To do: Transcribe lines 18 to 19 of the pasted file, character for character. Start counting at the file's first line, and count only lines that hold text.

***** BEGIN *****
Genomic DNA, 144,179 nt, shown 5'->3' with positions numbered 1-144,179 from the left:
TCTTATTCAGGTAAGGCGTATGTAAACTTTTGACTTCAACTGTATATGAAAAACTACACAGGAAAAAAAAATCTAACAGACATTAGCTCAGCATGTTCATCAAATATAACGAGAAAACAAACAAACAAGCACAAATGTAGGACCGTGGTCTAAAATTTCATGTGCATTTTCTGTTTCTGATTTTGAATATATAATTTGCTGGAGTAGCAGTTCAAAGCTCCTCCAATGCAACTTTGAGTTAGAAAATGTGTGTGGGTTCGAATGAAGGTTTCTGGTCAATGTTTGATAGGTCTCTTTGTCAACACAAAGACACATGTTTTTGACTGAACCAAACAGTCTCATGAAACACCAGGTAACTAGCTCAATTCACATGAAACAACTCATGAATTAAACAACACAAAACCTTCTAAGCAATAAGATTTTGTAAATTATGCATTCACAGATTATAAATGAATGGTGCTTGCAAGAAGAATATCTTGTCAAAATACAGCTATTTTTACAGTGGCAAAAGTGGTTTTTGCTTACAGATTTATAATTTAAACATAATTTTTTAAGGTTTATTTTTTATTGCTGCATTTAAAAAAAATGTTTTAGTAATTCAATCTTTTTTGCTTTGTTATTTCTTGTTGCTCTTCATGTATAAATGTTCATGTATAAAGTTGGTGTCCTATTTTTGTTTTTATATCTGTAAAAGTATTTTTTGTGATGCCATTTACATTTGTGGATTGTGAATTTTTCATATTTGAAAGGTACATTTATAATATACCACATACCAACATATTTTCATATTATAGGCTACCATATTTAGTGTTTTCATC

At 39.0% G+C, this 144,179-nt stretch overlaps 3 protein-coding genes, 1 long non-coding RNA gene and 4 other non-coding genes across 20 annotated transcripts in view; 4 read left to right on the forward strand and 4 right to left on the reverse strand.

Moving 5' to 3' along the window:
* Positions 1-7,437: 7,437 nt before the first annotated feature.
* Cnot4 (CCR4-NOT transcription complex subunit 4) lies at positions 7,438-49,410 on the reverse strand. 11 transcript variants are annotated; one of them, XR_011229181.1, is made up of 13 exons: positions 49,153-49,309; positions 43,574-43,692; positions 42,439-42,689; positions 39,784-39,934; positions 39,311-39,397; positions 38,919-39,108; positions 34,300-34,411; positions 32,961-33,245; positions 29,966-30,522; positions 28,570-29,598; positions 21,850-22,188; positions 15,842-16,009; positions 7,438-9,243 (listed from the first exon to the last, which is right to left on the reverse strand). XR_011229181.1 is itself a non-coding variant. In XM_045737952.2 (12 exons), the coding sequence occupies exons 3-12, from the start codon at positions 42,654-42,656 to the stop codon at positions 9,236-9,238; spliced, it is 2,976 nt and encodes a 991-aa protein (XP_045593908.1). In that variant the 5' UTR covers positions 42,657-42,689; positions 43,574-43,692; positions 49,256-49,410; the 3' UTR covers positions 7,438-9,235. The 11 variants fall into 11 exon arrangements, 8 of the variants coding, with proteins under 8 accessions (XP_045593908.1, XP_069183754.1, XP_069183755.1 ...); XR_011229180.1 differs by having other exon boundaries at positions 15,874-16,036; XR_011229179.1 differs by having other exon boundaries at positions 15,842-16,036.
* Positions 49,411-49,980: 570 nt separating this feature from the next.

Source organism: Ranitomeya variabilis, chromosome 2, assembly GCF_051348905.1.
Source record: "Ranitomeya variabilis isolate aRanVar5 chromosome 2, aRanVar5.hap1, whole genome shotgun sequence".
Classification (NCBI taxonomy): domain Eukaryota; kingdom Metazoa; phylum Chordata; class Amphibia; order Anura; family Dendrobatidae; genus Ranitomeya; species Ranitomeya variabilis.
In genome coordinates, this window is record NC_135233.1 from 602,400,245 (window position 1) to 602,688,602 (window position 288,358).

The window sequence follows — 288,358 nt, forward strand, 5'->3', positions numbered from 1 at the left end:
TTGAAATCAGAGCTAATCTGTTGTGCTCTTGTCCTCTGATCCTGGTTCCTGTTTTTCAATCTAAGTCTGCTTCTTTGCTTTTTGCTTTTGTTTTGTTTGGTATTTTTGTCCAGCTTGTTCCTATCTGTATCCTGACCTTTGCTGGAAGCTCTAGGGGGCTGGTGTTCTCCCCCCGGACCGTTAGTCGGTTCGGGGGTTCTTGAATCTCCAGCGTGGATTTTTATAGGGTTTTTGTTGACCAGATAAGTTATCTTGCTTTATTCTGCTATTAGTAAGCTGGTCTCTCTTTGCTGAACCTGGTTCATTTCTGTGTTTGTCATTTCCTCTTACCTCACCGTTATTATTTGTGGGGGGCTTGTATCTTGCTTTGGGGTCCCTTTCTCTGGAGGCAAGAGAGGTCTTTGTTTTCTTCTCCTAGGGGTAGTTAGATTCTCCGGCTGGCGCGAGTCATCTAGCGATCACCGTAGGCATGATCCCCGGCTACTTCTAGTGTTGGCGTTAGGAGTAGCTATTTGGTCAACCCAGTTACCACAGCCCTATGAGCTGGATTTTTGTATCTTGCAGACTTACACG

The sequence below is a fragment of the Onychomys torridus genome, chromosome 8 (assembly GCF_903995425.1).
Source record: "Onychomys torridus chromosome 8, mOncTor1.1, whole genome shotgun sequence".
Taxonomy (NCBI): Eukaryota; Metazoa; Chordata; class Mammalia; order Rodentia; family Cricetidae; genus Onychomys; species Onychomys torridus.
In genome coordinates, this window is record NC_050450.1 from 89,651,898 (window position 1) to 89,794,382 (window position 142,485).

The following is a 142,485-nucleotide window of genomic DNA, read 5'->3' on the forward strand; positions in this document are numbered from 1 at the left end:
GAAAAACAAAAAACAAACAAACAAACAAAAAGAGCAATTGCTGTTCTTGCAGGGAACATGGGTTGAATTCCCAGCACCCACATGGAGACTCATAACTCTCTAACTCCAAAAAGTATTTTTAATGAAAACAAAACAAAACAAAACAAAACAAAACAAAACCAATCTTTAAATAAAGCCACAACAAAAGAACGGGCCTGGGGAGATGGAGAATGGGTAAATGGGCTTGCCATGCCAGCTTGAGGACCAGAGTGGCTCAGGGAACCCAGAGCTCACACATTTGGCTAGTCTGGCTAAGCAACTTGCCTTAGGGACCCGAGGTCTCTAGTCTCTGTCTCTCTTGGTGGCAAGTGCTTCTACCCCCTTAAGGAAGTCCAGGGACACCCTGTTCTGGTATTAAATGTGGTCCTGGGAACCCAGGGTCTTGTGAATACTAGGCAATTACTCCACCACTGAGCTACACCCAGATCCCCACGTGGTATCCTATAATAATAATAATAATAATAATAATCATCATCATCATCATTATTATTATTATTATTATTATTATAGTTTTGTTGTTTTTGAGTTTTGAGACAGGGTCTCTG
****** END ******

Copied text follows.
The following is a 142,485-nucleotide window of genomic DNA, read 5'->3' on the forward strand; positions in this document are numbered from 1 at the left end:
GAAAAACAAAAAACAAACAAACAAACAAAAAGAGCAATTGCTGTTCTTGCAGGGAACATGGGTTGAATTCCCAGCACCCACATGGAGACTCATAACTCTCTAACTCCAAAAAGTATTTTTAATGAAAACAAAACAAAACAAAACAAAACAAAACAAAACCAATCTTTAAATAAAGCCACAACAAAAGAACGGGCCTGGGGAGATGGAGAATGGGTAAATGGGCTTGCCATGCCAGCTTGAGGACCAGAGTGGCTCAGGGAACCCAGAGCTCACACATTTGGCTAGTCTGGCTAAGCAACTTGCCTTAGGGACCCGAGGTCTCTAGTCTCTGTCTCTCTTGGTGGCAAGTGCTTCTACCCCCTTAAGGAAGTCCAGGGACACCCTGTTCTGGTATTAAATGTGGTCCTGGGAACCCAGGGTCTTGTGAATACTAGGCAATTACTCCACCACTGAGCTACACCCAGATCCCCACGTGGTATCCTATAATAATAATAATAATAATAATAATCATCATCATCATCATTATTATTATTATTATTATTATTATAGTTTTGTTGTTTTTGAGTTTTGAGACAGGGTCTCTG